|We were first to bring you the results of the India Wine Challenge and we’re the first to bring you highlights of Bordeaux En Primeur 2007. Your Sommelier India Team was invited to Bordeaux for the second year running to participate in these exclusive tastings. Bordeaux En Primeur 2007 was officially kicked off on March 31st with a welcome dinner with representatives from the Chateaux of the Union de Grands Crus (UGC).|
In what has become a tradition, many Chateaux owners personally attended the dinner so that they could mix with the journalists and talk about their wines and the vintage. Earlier in the day, tastings of the Sauternes and Barsac wines were held at Chateau Doisy Verines. Those tastings were followed by a special one at Chateau d’Yquem which is an honorary member of the UGC. Continue reading.
For more on En Primeur click here and watch the blog for updates on each appellation.
The formal dinner was hosted at Chateau Guiraud, a 1st Grand Cru Classe in the Sauternes. It was a sumptuous affair with delicious food, fantastic wine and exceptional company to match. The Agneau de lait de sept heures was especially good. Several wines were served including Château Guiraud 1998 en imperiale, Chateau Lafon Rochet 1996 and Chateau Gisconne 2000.
For the Sommelier India team, the evening flew by as we caught up with friends from the wine trade, journalists that we had met at Bordeaux En Primeur 2006 and Chateau owners whom we’ve gotten to know over the years. Our hosts from Chateau Brane Cantenac were exceedingly kind in introducing us to several other important Bordeaux professionals too.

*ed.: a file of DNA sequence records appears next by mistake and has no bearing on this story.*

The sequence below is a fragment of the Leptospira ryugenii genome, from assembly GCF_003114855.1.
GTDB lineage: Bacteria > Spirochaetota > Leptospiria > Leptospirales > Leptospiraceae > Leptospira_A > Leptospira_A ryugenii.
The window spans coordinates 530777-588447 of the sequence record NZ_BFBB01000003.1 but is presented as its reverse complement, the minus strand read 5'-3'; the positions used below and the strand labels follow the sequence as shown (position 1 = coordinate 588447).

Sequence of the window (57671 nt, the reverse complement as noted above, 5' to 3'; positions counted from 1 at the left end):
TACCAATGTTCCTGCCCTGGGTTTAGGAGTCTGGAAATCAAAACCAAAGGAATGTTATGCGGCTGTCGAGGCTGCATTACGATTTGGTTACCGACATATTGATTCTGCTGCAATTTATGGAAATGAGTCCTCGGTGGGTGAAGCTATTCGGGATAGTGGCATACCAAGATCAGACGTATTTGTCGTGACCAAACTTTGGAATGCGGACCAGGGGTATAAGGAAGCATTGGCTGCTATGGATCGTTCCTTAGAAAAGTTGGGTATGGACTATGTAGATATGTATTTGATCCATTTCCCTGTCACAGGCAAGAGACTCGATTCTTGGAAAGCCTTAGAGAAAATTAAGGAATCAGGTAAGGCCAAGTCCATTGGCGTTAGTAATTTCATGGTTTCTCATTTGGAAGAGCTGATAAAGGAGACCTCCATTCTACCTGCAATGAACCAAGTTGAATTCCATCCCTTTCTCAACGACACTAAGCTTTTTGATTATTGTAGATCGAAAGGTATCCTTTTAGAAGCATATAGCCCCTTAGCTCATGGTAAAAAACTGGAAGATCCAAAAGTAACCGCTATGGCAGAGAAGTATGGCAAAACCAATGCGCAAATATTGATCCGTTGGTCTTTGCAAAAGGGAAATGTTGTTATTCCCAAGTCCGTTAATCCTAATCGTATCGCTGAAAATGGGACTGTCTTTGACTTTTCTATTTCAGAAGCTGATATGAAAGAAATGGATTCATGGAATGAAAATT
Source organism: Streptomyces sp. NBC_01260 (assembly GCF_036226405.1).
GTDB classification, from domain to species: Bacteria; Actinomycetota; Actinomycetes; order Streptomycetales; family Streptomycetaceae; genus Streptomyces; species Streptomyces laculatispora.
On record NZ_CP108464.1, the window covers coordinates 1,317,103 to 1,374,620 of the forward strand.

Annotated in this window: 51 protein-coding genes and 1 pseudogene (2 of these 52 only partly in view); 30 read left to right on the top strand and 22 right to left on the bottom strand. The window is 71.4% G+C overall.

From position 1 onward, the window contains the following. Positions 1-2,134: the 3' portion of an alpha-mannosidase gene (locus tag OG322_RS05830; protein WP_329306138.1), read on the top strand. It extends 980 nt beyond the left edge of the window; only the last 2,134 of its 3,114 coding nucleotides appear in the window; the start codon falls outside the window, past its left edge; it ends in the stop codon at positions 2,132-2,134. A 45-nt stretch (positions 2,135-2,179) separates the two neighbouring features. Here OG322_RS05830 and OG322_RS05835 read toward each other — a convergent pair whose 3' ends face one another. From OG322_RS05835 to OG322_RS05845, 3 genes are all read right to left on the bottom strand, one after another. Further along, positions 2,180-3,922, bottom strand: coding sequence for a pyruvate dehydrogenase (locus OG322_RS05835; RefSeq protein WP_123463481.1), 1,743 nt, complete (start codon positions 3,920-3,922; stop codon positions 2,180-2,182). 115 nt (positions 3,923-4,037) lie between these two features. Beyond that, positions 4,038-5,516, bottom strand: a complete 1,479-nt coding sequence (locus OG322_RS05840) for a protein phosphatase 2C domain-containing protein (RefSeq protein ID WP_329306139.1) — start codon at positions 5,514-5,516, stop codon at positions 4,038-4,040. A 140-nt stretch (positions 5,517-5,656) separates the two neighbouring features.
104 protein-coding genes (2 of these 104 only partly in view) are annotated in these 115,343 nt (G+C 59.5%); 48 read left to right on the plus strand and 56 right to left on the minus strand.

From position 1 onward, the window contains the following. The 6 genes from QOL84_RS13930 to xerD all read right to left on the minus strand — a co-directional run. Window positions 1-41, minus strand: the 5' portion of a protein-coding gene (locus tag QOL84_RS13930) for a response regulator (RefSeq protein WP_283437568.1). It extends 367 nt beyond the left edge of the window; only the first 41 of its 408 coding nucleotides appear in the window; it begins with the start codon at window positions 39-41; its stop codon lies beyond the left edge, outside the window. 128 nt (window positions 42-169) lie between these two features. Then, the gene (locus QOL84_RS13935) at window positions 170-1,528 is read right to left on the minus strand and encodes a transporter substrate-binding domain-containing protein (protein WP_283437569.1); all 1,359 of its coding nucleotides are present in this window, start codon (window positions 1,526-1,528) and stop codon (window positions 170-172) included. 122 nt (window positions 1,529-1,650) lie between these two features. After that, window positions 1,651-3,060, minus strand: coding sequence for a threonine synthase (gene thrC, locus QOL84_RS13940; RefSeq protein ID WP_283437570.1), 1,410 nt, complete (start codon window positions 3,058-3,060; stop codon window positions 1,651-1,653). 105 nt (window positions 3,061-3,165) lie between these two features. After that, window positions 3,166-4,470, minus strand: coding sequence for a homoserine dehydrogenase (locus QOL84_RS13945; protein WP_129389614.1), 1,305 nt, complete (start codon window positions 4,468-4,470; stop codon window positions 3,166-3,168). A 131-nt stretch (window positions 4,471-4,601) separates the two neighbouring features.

But needless to say, the buzz was about the wines itself. How good the vintage is and what the prices will be like. Early indicators are that it is a mixed vintage for the Bordeaux Reds and a very strong one for the Whites. This doesn’t mean that the vintage is mediocre (as some feared) but rather that in this vintage there are some absolutely exceptional wines as well as some weak ones with little consistency between the Chateaux in each appellation. Difficult weather in September prevented the reds from doing better but fortunately dry winds and warmer weather towards the end of the month helped rescue the vintage. For more on the wines, watch the Sommelier India website as we publish results of the tastings.
But as always is the case with Bordeaux, there was other buzz too. Foremost this time was the issue that Wine Spectator’s James Suckling had conducted private tastings of the vintage the previous weekend. While that’s rare, it does happen sometimes with publications as influential as Wine Spectator. The problem was that Suckling had published his tasting notes of the wines prior to the En Primeurs week. He believes that the vintage is weak. While the Chateaux may not necessarily agree with his ratings, people are understandably upset that he published his results ahead of the official tastings – influencing the perception of the wines before others in the trade and the media had begun their own tastings. Journalists from leading publications around the world are justifiably irritated too.
However, all of this was soon lost as the conversation at the dinner turned to other more pleasant topics. At our table, we were seated between Steven Spurrier of The Judgement of Paris fame and Alexander Van Beek, Director General of Château Giscours and Château Du Terte. Over the course of the evening, among the many tidbits that we picked up, we learnt that Spurrier’s grandparents spent a decade in pre-independence India which could account for his current interest in India as an emerging wine producing country.
Watch this space for more coverage of Bordeaux 2007.